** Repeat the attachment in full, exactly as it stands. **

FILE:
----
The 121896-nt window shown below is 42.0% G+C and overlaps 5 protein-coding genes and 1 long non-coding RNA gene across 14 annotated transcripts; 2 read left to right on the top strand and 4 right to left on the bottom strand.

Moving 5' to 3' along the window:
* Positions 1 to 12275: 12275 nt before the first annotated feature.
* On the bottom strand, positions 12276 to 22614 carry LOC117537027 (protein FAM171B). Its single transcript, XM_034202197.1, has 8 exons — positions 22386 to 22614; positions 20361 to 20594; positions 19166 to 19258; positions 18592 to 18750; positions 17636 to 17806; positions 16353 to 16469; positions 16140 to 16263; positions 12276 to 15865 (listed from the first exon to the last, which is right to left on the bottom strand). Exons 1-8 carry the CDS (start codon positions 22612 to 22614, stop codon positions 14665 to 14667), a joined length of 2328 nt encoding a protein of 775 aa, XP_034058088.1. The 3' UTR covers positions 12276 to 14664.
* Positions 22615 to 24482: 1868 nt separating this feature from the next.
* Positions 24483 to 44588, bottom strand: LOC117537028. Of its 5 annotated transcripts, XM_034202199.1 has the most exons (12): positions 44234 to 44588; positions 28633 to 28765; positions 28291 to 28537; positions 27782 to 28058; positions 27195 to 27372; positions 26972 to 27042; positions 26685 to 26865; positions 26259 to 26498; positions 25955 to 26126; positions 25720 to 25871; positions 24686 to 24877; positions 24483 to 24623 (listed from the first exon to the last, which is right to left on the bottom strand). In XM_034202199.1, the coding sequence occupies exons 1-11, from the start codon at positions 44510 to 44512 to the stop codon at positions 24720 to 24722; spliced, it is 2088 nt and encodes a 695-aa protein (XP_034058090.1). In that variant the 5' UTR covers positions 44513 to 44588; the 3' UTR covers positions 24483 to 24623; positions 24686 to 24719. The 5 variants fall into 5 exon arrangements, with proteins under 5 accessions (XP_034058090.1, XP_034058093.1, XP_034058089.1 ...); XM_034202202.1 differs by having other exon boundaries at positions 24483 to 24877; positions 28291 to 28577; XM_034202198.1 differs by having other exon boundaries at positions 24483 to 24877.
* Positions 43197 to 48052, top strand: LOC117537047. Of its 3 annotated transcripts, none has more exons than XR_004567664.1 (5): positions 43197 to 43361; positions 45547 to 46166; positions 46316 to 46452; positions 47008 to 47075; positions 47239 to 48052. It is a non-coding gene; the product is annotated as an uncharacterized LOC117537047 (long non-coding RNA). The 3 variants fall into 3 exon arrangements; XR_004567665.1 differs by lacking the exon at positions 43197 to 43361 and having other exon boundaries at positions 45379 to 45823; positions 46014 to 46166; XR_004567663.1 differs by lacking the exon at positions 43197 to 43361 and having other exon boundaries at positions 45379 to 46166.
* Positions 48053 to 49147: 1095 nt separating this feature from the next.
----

The 121896-nt window shown below is 42.0% G+C and overlaps 5 protein-coding genes and 1 long non-coding RNA gene across 14 annotated transcripts; 2 read left to right on the top strand and 4 right to left on the bottom strand.

Moving 5' to 3' along the window:
* Positions 1 to 12275: 12275 nt before the first annotated feature.
* On the bottom strand, positions 12276 to 22614 carry LOC117537027 (protein FAM171B). Its single transcript, XM_034202197.1, has 8 exons — positions 22386 to 22614; positions 20361 to 20594; positions 19166 to 19258; positions 18592 to 18750; positions 17636 to 17806; positions 16353 to 16469; positions 16140 to 16263; positions 12276 to 15865 (listed from the first exon to the last, which is right to left on the bottom strand). Exons 1-8 carry the CDS (start codon positions 22612 to 22614, stop codon positions 14665 to 14667), a joined length of 2328 nt encoding a protein of 775 aa, XP_034058088.1. The 3' UTR covers positions 12276 to 14664.
* Positions 22615 to 24482: 1868 nt separating this feature from the next.
* Positions 24483 to 44588, bottom strand: LOC117537028. Of its 5 annotated transcripts, XM_034202199.1 has the most exons (12): positions 44234 to 44588; positions 28633 to 28765; positions 28291 to 28537; positions 27782 to 28058; positions 27195 to 27372; positions 26972 to 27042; positions 26685 to 26865; positions 26259 to 26498; positions 25955 to 26126; positions 25720 to 25871; positions 24686 to 24877; positions 24483 to 24623 (listed from the first exon to the last, which is right to left on the bottom strand). In XM_034202199.1, the coding sequence occupies exons 1-11, from the start codon at positions 44510 to 44512 to the stop codon at positions 24720 to 24722; spliced, it is 2088 nt and encodes a 695-aa protein (XP_034058090.1). In that variant the 5' UTR covers positions 44513 to 44588; the 3' UTR covers positions 24483 to 24623; positions 24686 to 24719. The 5 variants fall into 5 exon arrangements, with proteins under 5 accessions (XP_034058090.1, XP_034058093.1, XP_034058089.1 ...); XM_034202202.1 differs by having other exon boundaries at positions 24483 to 24877; positions 28291 to 28577; XM_034202198.1 differs by having other exon boundaries at positions 24483 to 24877.
* Positions 43197 to 48052, top strand: LOC117537047. Of its 3 annotated transcripts, none has more exons than XR_004567664.1 (5): positions 43197 to 43361; positions 45547 to 46166; positions 46316 to 46452; positions 47008 to 47075; positions 47239 to 48052. It is a non-coding gene; the product is annotated as an uncharacterized LOC117537047 (long non-coding RNA). The 3 variants fall into 3 exon arrangements; XR_004567665.1 differs by lacking the exon at positions 43197 to 43361 and having other exon boundaries at positions 45379 to 45823; positions 46014 to 46166; XR_004567663.1 differs by lacking the exon at positions 43197 to 43361 and having other exon boundaries at positions 45379 to 46166.
* Positions 48053 to 49147: 1095 nt separating this feature from the next.